‘Coup & farce’: Brazil’s Rousseff vows to fight impeachment with all legal means
Brazilian President Dilma Rousseff has promised to use all legal means to fight a “fraudulent” impeachment process, stating that when an elected leader is hunted over accusations of a crime they did not commit the proper term for it would be a “coup.”
“I may have made mistakes, but I didn’t commit any crime,” Rousseff said in front of a group of her supporters near the Planalto presidential palace in capital Brasilia. “It’s the most brutal of things that can happen to a human being – to be condemned for a crime you didn’t commit. There is no more devastating injustice.”
Rousseff, who was a Marxist guerilla during the country’s dictatorship in 1964-1985, said that “she never imagined that it would be necessary to fight once again against a coup in this country.”
The first female Brazilian head of state was notified of the suspension on Thursday morning, shortly after the Senate voted 55-22 to put her on trial as a result of a 20-hour-long session. The vote revealed that the opposition already has the two-thirds majority required to remove Rousseff from office definitively and even convict her.
The 68-year-old promised to use all legal means to defend herself during the trial, which may well end with her impeachment. “What’s at stake is respect for the ballot box, the sovereign will of the Brazilian people and the constitution,” she stressed.
Rousseff dismissed the majority of her cabinet, including the sports minister, who was in the final stages of overseeing Brazil’s preparations for the Rio Olympics in August. Over the course of the 6 month long trial, the suspended leftist leader will be allowed to stay in the Planalto palace and use the presidential plane.
READ MORE: Dilma out: Brazilian plutocracy sets 54mn votes on fire
Vice President, Michel Temer, will execute the duties of head of state over the next six months.
The 75-year-old already promised a series of austerity measures and the reform of the pension system to help reduce Brazil’s vast budget deficit.
Rousseff suspension after five years as president marks the end of the 13-year-long rule of the leftist Workers Party. The party, which was behind the country’s economic upswing, is leaving amid a corruption scandal and deep recession in the country.
While anti-Rousseff protesters celebrated and shot fireworks into the air Brasilia and several other cities, following the news of the president’s suspension, crowds of her supporters also took to the streets to denounce the move.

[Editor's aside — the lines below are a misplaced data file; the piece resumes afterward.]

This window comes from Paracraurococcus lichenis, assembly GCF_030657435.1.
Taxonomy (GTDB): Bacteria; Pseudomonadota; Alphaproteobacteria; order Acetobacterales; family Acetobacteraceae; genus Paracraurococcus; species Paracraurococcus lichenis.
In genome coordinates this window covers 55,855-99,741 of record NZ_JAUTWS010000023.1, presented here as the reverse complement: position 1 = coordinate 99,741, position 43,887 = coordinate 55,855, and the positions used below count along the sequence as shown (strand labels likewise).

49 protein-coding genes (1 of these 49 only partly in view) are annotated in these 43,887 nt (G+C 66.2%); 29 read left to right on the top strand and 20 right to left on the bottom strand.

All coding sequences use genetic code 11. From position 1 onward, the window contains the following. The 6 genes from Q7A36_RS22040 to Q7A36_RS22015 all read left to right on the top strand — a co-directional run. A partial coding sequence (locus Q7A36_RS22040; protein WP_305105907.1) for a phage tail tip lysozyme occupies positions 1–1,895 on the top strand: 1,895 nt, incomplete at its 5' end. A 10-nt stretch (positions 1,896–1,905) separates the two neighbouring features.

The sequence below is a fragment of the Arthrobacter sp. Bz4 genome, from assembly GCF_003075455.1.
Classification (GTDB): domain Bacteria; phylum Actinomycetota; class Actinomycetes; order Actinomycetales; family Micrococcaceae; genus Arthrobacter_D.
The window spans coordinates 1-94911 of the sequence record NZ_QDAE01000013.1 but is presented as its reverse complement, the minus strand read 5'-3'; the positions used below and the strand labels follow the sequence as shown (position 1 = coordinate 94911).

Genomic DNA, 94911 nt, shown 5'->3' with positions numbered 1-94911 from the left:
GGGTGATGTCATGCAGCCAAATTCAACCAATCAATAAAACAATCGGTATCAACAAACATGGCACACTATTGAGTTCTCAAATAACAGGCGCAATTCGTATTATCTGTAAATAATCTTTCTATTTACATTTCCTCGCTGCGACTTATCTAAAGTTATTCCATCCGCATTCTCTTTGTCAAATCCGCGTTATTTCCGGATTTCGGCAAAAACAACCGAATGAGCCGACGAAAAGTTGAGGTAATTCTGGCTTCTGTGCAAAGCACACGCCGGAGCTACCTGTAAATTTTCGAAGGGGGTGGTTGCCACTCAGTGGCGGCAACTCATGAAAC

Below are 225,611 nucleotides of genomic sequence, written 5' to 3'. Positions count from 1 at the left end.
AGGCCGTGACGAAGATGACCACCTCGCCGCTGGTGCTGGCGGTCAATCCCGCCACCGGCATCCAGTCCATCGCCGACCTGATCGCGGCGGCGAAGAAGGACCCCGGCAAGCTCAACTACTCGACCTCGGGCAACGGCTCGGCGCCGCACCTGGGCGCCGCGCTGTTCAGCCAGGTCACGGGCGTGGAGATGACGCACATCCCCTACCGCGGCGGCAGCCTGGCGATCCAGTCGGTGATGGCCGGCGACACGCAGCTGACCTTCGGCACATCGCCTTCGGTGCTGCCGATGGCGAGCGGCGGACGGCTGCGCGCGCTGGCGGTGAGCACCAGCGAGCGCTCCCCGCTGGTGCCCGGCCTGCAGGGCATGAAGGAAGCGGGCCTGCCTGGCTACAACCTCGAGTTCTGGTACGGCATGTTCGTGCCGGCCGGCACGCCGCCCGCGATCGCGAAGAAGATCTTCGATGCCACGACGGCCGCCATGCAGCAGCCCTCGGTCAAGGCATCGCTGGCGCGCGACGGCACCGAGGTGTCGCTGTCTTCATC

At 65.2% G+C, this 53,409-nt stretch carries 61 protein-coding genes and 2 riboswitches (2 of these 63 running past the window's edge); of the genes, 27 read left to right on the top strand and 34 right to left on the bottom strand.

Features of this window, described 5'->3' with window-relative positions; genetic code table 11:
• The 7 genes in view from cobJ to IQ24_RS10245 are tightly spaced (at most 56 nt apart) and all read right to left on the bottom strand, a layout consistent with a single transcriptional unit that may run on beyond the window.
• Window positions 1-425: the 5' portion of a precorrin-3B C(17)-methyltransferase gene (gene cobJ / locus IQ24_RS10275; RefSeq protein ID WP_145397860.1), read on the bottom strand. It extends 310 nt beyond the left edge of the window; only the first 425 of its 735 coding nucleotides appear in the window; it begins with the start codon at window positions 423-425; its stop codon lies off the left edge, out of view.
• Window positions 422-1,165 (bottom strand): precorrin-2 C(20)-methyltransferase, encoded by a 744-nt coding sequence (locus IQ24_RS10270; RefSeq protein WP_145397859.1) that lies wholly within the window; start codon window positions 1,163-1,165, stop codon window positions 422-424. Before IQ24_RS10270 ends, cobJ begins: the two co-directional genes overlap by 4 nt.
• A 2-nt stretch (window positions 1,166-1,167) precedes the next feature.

READ MORE: ‘Rousseff impeachment is part of global elite’s Latin American experiment’
“The people don’t agree with the coup. Brazil is going through difficult times. They want to overthrow the democratically elected President by a majority of citizens, so we must continue to fight against this illegal process,” one of the pro-Rousseff demonstrators told RT.
Brazilian political scientist, Bruno Lima Rocha, said that he expects to see the mobilization of both pro-and anti-Rousseff supporters.
READ MORE: Brazil’s Senate rejects house speaker’s move to annul impeachment process against Rousseff
“It’s going to be the struggle of all the leftists against the regressive laws, which will now be passed at an even greater pace by the congress,” he said. He expects the public support of the new government to “be weak,” adding that “the chance of Dilma’s comeback is slim, but it still remains.”
The situation in Brazil suggests that accusations of corruption are being used as a pretext to initiate regime change and install yet another pro-US government in Latin-America – something that has already happened in Argentina, according to Adrian Salbuchi, political analyst and RT columnist.
“The Vice President of Brazil Michel Temer is very similar to Mauricio Macri of Argentina. With the excuse of corruption they are pushing aside a more populous governments replacing them with very right-of-center pro-business, pro-banking, pro-American regimes of governments like Macri in Argentina and now Mr Temer in Brazil and that is very bad much as economically, financially and socially, or even geopolitically,” he told RT. “It’s very bad for the world because it is weakening the Latin American support that we could give to the BRICS union which is a more global geopolitical construct.”